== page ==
• Hydration is perhaps the easiest problem to solve. Simply drink more water. As we all know, 2l per day should be enough for most people. During the summer, this may amount to 3l or even more, if you do some physically demanding activities. If you add a few cups of coffee (which acts as a diuretic), you’ll have to drink even more water.
  • Pay attention to your nutrition- we’ve mentioned that coffee can inhibit iron absorption in your body. This unwanted effect can be avoided by having a meal 1 hour after you drink the cup of your favorite “java”. You should also avoid drinking coffee on an empty stomach.
  • Pay attention to these signs of anemia, if you notice them, contact your doctor immediately, and, of course, stop drinking coffee:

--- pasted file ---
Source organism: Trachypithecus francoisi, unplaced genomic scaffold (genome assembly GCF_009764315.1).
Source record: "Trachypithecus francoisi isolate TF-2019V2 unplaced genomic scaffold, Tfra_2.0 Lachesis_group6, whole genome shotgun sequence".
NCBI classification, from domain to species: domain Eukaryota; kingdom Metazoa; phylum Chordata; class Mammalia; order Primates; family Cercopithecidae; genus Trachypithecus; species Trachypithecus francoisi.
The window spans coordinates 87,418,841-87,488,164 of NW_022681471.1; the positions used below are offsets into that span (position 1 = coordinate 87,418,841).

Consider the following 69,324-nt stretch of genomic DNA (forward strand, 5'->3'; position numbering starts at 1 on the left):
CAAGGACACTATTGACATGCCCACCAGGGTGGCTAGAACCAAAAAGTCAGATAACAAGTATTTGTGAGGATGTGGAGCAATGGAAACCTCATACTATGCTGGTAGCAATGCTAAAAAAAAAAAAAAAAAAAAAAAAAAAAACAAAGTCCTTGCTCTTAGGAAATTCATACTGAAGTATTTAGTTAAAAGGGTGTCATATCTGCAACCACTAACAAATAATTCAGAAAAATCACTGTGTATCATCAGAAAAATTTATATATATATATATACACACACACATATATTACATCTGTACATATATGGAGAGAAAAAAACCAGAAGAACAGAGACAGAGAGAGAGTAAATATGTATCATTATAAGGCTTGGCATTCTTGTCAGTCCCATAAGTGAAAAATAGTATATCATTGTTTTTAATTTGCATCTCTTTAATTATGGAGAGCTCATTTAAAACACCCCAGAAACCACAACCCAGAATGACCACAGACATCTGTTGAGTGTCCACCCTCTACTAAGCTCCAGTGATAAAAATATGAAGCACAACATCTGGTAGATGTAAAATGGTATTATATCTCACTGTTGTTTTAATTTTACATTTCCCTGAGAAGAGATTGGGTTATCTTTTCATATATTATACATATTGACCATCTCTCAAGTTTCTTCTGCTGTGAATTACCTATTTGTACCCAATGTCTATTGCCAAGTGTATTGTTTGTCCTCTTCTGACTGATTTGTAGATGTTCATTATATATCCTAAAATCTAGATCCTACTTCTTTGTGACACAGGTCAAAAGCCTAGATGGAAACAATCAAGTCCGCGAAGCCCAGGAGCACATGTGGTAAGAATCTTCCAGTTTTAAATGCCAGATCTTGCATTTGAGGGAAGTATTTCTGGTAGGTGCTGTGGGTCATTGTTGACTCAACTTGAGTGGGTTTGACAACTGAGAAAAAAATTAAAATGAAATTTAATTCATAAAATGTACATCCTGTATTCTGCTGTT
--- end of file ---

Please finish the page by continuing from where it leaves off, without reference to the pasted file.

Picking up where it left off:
a. Chronic fatigue; you get tired easily

b. Fast heartbeat, even with the slightest exertion

c. Short breath and headache

d. Paleness

e. Insomnia

f. Concentration problems

 Women more frequently suffer from this illness than men. There are various ways to treat anemia, one of which is ingesting more meat (especially red meat).

  • Be Careful With Sugar- this aspect is linked closely with hydration, as a lot of people drink a lot of flavored drinks that have a lot of added sugars. Standard Coca-Cola, for instance, has 10,9 g per 100 ml. This is a lot. If you drink only 1l of Coke, you ingest 109 g of pure sugar!!! Just imagine eating 100 g of sugar powder! You’d probably throw up. Similarly, if you drink tall commercial coffees that have loads of sugar, you’ll end up with the so-called “sugar high”. And after this high ends, you’ll feel the onset of fatigue and tiredness. So simply stay away from sugar. It’s bad for your health, and it will possibly completely ruin otherwise beneficial effects of caffeine.